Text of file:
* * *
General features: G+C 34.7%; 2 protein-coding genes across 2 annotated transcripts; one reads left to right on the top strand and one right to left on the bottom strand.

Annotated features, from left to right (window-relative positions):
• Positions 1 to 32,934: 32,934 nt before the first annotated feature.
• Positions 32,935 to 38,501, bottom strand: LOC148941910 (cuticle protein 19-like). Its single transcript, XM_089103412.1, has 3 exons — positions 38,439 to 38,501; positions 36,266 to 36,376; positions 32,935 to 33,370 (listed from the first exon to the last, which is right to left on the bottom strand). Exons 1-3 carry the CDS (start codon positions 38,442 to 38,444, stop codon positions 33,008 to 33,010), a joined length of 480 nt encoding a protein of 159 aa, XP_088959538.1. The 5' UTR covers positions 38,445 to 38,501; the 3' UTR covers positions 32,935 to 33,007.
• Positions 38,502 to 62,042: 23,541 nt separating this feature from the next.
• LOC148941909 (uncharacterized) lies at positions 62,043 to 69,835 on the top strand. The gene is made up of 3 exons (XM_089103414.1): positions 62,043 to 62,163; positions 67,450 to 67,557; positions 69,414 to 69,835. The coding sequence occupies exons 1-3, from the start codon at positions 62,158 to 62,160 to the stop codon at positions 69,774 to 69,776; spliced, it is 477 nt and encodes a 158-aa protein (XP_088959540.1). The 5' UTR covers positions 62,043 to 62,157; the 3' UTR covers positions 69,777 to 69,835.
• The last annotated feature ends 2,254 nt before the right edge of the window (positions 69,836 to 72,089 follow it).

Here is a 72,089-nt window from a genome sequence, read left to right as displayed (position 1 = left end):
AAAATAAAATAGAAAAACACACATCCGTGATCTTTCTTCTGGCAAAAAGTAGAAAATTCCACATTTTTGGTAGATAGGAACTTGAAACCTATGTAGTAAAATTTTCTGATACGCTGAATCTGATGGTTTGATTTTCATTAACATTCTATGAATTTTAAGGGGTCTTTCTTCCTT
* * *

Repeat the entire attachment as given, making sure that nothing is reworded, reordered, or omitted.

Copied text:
General features: G+C 34.7%; 2 protein-coding genes across 2 annotated transcripts; one reads left to right on the top strand and one right to left on the bottom strand.

Annotated features, from left to right (window-relative positions):
• Positions 1 to 32,934: 32,934 nt before the first annotated feature.
• Positions 32,935 to 38,501, bottom strand: LOC148941910 (cuticle protein 19-like). Its single transcript, XM_089103412.1, has 3 exons — positions 38,439 to 38,501; positions 36,266 to 36,376; positions 32,935 to 33,370 (listed from the first exon to the last, which is right to left on the bottom strand). Exons 1-3 carry the CDS (start codon positions 38,442 to 38,444, stop codon positions 33,008 to 33,010), a joined length of 480 nt encoding a protein of 159 aa, XP_088959538.1. The 5' UTR covers positions 38,445 to 38,501; the 3' UTR covers positions 32,935 to 33,007.
• Positions 38,502 to 62,042: 23,541 nt separating this feature from the next.
• LOC148941909 (uncharacterized) lies at positions 62,043 to 69,835 on the top strand. The gene is made up of 3 exons (XM_089103414.1): positions 62,043 to 62,163; positions 67,450 to 67,557; positions 69,414 to 69,835. The coding sequence occupies exons 1-3, from the start codon at positions 62,158 to 62,160 to the stop codon at positions 69,774 to 69,776; spliced, it is 477 nt and encodes a 158-aa protein (XP_088959540.1). The 5' UTR covers positions 62,043 to 62,157; the 3' UTR covers positions 69,777 to 69,835.
• The last annotated feature ends 2,254 nt before the right edge of the window (positions 69,836 to 72,089 follow it).

Here is a 72,089-nt window from a genome sequence, read left to right as displayed (position 1 = left end):
AAAATAAAATAGAAAAACACACATCCGTGATCTTTCTTCTGGCAAAAAGTAGAAAATTCCACATTTTTGGTAGATAGGAACTTGAAACCTATGTAGTAAAATTTTCTGATACGCTGAATCTGATGGTTTGATTTTCATTAACATTCTATGAATTTTAAGGGGTCTTTCTTCCTT